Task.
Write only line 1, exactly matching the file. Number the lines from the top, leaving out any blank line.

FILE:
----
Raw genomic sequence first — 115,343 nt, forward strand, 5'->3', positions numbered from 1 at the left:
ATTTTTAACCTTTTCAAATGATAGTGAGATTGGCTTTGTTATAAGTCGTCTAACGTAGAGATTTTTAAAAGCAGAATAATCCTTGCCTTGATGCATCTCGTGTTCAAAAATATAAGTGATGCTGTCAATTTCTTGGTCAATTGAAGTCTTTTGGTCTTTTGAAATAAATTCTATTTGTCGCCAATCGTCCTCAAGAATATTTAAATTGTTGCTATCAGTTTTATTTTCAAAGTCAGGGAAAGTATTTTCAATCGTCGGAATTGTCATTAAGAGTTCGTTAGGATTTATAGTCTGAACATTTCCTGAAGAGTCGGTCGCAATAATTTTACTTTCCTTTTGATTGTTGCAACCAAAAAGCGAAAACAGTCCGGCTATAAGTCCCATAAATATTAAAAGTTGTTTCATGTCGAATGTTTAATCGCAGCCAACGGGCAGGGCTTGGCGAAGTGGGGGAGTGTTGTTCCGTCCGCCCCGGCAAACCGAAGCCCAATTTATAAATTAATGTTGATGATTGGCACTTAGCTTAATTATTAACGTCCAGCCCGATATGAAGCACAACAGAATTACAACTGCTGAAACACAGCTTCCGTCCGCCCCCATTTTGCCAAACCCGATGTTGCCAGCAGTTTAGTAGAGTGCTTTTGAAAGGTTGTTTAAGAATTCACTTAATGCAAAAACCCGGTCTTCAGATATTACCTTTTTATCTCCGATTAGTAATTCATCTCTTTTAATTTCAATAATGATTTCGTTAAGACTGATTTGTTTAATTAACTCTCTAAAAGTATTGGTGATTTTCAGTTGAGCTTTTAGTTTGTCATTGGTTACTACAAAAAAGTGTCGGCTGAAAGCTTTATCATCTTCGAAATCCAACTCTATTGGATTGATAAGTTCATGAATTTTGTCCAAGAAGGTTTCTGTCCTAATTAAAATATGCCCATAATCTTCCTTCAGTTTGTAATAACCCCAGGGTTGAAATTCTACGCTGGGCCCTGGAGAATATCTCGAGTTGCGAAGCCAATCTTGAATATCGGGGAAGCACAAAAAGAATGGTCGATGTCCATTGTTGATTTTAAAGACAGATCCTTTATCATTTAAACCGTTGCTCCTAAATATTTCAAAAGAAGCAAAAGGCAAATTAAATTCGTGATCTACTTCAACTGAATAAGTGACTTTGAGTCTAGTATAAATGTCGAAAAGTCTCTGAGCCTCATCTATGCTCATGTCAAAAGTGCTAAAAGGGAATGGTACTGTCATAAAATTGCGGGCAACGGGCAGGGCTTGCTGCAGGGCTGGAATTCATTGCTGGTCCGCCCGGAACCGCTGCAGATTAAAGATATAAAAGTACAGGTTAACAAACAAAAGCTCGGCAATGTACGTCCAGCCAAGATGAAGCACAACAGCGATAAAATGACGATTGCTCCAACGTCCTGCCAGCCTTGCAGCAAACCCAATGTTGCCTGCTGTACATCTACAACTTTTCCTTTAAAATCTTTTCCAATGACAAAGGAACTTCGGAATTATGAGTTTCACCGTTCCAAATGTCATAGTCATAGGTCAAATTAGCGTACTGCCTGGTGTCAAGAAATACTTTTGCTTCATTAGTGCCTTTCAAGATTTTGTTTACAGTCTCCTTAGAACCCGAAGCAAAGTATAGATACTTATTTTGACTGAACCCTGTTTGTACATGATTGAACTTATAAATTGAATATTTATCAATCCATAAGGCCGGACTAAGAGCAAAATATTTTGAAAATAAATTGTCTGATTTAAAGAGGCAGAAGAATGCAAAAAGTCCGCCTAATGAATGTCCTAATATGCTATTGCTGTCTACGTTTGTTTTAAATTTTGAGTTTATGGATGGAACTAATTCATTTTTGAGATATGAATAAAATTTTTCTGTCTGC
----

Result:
Raw genomic sequence first — 115,343 nt, forward strand, 5'->3', positions numbered from 1 at the left: